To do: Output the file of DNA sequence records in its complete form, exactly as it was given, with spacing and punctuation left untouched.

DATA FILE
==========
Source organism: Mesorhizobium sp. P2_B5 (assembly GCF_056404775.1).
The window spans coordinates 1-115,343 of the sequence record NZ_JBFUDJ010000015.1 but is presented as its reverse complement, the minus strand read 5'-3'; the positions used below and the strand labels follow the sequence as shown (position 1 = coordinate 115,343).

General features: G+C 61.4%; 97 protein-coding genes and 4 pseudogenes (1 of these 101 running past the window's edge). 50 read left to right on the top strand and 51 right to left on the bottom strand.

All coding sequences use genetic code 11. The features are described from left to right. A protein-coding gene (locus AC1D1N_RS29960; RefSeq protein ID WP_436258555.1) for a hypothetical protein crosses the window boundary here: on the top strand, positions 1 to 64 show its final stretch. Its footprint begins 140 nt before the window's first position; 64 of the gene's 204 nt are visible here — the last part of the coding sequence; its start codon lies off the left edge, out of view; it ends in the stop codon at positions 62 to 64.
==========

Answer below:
Source organism: Mesorhizobium sp. P2_B5 (assembly GCF_056404775.1).
The window spans coordinates 1-115,343 of the sequence record NZ_JBFUDJ010000015.1 but is presented as its reverse complement, the minus strand read 5'-3'; the positions used below and the strand labels follow the sequence as shown (position 1 = coordinate 115,343).

General features: G+C 61.4%; 97 protein-coding genes and 4 pseudogenes (1 of these 101 running past the window's edge). 50 read left to right on the top strand and 51 right to left on the bottom strand.

All coding sequences use genetic code 11. The features are described from left to right. A protein-coding gene (locus AC1D1N_RS29960; RefSeq protein ID WP_436258555.1) for a hypothetical protein crosses the window boundary here: on the top strand, positions 1 to 64 show its final stretch. Its footprint begins 140 nt before the window's first position; 64 of the gene's 204 nt are visible here — the last part of the coding sequence; its start codon lies off the left edge, out of view; it ends in the stop codon at positions 62 to 64.